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Saturday, December 3, 2016

Poll: Nearly Half Of Republicans Think Defunct ACORN Stole 2012 Election

After President Barack Obama decisively won re-election with 332 electoral votes and almost 51 percent of the popular vote, Louisiana governor (and potential 2016 candidate) Bobby Jindal warned his fellow Republicans to “stop being the stupid party.

According to Public Policy Polling’s latest national poll, Jindal’s message hasn’t yet sunk in.

The poll shows that 49 percent of Republican voters believe that ACORN stole the election for President Obama. That’s down from the 52 percent who thought that ACORN stole the 2008 election, although as PPP points out, the decline is “smaller than might have been expected, given that ACORN doesn’t exist anymore.” Indeed, the community organizing NGO shut down in 2010 under relentless pressure from Republicans — suggesting that much of the party is still stuck in a right-wing bubble located far from reality (and that the right needs to come up with some fresher conspiracy theories).

Many Republicans are so angry over the election results that they’d like to break up with the United States — 25 percent say that they would like their state to secede from the union, compared to 56 who oppose secession and 19 percent who aren’t sure.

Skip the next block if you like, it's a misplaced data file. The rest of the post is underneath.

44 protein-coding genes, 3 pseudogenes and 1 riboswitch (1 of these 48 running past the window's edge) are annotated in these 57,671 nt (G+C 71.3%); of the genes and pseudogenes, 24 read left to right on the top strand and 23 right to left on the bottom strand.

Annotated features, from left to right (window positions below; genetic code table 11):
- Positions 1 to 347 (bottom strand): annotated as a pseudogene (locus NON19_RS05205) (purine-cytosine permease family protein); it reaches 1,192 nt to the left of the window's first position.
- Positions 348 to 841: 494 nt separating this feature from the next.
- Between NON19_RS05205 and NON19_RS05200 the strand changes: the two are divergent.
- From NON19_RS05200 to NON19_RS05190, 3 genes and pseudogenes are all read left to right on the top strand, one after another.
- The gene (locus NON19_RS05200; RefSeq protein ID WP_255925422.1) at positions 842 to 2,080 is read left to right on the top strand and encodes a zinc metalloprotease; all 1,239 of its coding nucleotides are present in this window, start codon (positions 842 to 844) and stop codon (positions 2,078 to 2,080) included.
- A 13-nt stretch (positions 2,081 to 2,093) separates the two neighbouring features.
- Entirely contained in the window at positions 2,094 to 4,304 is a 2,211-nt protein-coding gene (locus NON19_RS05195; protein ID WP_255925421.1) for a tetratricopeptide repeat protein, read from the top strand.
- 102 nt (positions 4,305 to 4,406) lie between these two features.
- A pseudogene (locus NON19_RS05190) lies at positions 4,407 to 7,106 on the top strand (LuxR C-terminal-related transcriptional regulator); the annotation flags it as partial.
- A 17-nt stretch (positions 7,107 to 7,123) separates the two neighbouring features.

To be fair, Republicans haven’t cornered the market on uninformed positions. According to the poll, 39 percent of Americans have an opinion on the Bowles-Simpson deficit-reduction plan (23 percent support it, while 16 percent oppose it.) That 39 percent is not much higher than the 25 percent who professed an opinion on the non-existent “Panetta/Burns” plan, which PPP invented to test how many people would claim an opinion on a plan that they know nothing about.

The PPP poll did contain some more serious results. President Obama’s approval rating is now at 50 percent, with 47 percent disapproving; that number is up a net 4 percent from PPP’s final pre-election poll.

Additionally, PPP found that voters trust Obama over congressional Republicans on the issue of Libya by a 48 to 45 percent margin, in the latest piece of evidence that criticizing the administration’s handling of the Benghazi attacks has been a political loser for the party.

Photo by Frank Vest via Flickr.com

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